Planning, Spending and Evaluation of European Development Funds - Despite significant public resources devoted to EU structural policies, the available intermediate and ex-post evaluations of these interventions do not seem to offer proper assessment on "what works" and what doesn’t. This paper analyses one of the reasons behind this "evaluation deficit". It suggests that given the particularly complex decision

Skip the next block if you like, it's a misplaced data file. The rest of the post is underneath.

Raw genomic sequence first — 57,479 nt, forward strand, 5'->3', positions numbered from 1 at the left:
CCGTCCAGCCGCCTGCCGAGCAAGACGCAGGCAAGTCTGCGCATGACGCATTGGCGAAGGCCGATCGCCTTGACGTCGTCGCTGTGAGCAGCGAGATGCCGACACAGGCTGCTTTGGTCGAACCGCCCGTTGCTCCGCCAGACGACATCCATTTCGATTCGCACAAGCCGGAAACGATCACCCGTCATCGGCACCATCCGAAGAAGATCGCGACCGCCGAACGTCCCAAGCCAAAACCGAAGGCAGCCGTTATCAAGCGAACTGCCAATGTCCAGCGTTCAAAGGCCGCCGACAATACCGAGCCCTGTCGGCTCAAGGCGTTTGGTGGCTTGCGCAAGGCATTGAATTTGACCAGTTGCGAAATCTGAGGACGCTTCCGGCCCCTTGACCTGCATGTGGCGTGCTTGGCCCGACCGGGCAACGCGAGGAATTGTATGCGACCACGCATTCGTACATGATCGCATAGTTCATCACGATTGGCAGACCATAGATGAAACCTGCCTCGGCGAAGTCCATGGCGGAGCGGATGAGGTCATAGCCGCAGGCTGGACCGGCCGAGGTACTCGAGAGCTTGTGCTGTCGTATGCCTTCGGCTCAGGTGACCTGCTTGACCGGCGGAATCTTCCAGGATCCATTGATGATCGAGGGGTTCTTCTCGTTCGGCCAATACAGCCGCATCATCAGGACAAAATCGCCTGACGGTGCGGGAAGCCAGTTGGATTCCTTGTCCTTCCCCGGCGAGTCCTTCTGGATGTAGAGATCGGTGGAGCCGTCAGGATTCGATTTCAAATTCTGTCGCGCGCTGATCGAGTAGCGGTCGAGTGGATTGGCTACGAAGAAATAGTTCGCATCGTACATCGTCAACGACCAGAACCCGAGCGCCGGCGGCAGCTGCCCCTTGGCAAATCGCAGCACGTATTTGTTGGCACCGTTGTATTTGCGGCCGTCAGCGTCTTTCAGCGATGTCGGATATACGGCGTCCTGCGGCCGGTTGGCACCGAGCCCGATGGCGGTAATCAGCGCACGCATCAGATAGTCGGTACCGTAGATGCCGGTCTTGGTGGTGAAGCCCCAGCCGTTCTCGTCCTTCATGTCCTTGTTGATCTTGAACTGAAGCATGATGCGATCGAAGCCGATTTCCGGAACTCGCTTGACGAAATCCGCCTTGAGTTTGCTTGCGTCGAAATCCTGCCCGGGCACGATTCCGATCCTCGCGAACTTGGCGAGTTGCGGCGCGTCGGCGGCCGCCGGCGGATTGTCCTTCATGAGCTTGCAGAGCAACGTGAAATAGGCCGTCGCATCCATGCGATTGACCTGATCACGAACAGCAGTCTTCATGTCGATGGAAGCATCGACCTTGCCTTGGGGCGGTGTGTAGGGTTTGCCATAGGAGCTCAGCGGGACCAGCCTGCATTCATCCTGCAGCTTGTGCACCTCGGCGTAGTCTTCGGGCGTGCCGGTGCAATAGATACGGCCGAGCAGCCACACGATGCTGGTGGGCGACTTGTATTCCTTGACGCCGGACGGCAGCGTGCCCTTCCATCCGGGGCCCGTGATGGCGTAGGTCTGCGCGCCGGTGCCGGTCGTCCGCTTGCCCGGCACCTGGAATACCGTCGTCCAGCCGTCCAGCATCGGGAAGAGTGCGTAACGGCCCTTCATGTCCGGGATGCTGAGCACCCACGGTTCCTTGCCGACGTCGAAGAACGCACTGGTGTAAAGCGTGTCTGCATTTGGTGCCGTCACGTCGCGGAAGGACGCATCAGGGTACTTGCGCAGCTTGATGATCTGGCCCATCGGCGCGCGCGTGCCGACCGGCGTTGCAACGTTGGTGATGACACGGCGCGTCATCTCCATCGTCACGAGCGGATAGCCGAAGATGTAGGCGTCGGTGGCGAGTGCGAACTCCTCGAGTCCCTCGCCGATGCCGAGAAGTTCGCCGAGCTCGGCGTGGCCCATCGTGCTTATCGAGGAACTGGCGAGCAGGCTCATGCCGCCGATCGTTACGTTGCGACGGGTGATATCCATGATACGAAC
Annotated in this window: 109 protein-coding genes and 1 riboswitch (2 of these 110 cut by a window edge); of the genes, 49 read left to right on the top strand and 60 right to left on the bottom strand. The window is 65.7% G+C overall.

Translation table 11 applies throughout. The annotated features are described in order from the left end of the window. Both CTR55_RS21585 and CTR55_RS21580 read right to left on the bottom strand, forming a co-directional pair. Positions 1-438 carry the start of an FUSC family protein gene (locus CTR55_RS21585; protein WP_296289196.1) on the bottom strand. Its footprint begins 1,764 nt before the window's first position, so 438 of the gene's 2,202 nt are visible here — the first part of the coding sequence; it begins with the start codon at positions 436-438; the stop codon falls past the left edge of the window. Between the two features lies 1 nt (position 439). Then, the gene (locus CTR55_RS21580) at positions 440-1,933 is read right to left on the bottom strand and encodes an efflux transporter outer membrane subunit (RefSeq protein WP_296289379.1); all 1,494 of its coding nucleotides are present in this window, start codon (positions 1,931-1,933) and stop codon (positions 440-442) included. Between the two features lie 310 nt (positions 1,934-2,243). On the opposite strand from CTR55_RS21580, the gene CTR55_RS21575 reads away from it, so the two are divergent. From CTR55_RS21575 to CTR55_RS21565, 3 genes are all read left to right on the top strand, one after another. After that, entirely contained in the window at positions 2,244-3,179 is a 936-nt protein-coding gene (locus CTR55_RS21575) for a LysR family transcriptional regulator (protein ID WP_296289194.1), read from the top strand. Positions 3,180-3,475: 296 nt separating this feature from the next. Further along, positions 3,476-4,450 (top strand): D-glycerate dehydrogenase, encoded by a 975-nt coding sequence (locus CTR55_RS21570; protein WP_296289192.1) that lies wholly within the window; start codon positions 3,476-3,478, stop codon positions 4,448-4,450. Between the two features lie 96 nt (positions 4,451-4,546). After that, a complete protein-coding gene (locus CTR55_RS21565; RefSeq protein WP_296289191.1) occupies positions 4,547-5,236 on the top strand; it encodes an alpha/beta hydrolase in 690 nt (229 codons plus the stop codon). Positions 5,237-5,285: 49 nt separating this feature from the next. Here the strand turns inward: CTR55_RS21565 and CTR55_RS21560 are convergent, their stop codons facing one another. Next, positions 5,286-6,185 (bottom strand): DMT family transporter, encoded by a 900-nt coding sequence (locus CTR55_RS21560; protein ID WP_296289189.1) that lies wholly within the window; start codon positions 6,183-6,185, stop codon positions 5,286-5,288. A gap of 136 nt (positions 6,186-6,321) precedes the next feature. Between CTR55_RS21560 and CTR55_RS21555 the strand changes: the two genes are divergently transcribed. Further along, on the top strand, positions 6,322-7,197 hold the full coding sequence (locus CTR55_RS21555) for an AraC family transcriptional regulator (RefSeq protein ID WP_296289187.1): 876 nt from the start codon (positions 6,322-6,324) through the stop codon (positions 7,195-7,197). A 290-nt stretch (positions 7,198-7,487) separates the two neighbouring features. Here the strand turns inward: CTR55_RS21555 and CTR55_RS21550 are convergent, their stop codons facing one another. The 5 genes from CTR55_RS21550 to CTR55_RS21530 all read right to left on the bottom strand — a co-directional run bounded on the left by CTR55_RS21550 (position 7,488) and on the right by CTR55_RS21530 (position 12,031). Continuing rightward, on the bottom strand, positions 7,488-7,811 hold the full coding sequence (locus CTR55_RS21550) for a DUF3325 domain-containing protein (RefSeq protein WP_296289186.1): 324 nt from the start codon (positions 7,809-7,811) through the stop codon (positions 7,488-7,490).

making process - involving different decision levels and multiple objectives - the budget constraints defined at the higher levels of the programming process tend to produce sub-optimal results with serious consequences for public expenditure effectiveness. With a simple representation scheme, and with the aim of opening discussion of the potentials and limits of evaluation for the future, the paper points out the existence of an "implementation paradox": how, and to what extent, is it possible to reinforce connections between the macro objectives defined at the higher levels and the individual policies/ projects downstream in the planning process?